Social Studies for Grades 7-12 called The Underground Railroad: A New Deal Art Project Digital Story and for
English , 4-6 Aesop's Fables
I have a meeting today with some people from my Supervisory Union (related to tech assessment) and in preparing I reformatted the Tech GCE Instruction Guide. The copy attached is k-12 but I wanted it by each grade k,1,2,3.... and without the extraneous 'none' info. The result is much cleaner and shorter (I think more digestible for teachers.)
The 2nd document is a spreadsheet that shows in which grades a concept needs to be introduced, practiced, or assessed.
This site is a WebQuest for Educators in Vermont to Learn about WebQuests or to use with their students to determine the future of wolves in Vermont. It is an authentic assignment about a current issue that Vermonters must address. Wolves are currently in Quebec and there have been some sightings already reported in Vermont. Should they be allowed to remain? Should their numbers be controlled? What will their impact be on farmers? hunters? children? What are the facts about wolves and what are the fables?
Webquests are a technique to look at different perspectives on an issue, research information, discuss points of view and develop a consensus. Although this is identified as a "science" topic, look at the Teacher's page to see how mathematics, art, music, writing, history, geography are all integrated into this decision-making process.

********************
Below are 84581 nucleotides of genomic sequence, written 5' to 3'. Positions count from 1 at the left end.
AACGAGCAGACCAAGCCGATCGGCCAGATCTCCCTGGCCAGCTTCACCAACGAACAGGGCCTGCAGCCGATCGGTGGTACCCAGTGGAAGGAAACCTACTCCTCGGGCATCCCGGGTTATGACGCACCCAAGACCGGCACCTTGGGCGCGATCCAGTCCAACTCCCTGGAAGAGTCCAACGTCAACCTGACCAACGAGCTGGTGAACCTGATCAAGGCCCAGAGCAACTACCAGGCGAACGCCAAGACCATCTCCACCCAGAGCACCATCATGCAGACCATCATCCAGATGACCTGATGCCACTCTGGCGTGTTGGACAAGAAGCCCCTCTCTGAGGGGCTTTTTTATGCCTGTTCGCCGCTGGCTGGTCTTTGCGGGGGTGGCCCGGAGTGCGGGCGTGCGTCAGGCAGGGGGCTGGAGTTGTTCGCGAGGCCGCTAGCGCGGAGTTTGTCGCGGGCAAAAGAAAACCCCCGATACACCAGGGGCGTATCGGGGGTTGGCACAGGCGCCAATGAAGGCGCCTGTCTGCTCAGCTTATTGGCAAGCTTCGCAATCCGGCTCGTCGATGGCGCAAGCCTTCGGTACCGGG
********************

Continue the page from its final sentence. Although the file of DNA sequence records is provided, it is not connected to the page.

Descriptors: coin toss, probability, theoretical probability, spinner, Maththematics, mathematical model
Title of resource: Spreadsheet Model of a Coin Toss or Binary Spinner
Author: Bob Sargent
Purpose: Enrichment of probability unit in MathThematics Book 2 demonstrating a mathematical model.
Audience: students grades 7-10
Resource Requirements: I have attached an excel spreadsheet. You will need a compatible application.
Simulating coin tosses is a classic example of an educational computer program modeling an event. The attached spreadsheet graphs simulated trials of some sort of 50/50 binary event, a coin flip or a spinner with two equal sides, using the random function. I am not suggesting that students should not flip real coins or spin real spinners. The lesson is about the mathematical model. The question the students must answer is this; “In what ways does the model behave like what is being modeled, and how is it different?” The lesson assumes the students already know about probability. The model does not look like a coin flip or a spinner, yet it yields a similar table of results. Getting students to articulate this, and elaborate on it, is the hoped for outcome of the lesson. By repeatedly recalculating the spreadsheet (pressing F9 in Excel) it is possible to have many trials in rapid succession. By comparing the graphs of 10 coins to the graphs of 100 coins in this way one can see that 100 coins more closely approximate the expected result of 50/50 more often than do 10 coins. This is a graphic way to get at this idea.
Mathematical modeling is one of the Vermont Standards that can be difficult to convey to students. The spreadsheet is part of an enrichment exercise using a simple model of a simple event to illustrate the idea of mathematical modeling. The spreadsheet could be part of a station among a group of stations in a unit on probability. Coin flips and spinners is part of the curriculum in MathThematics, Book 2. Probability and modeling are Vermont Standards.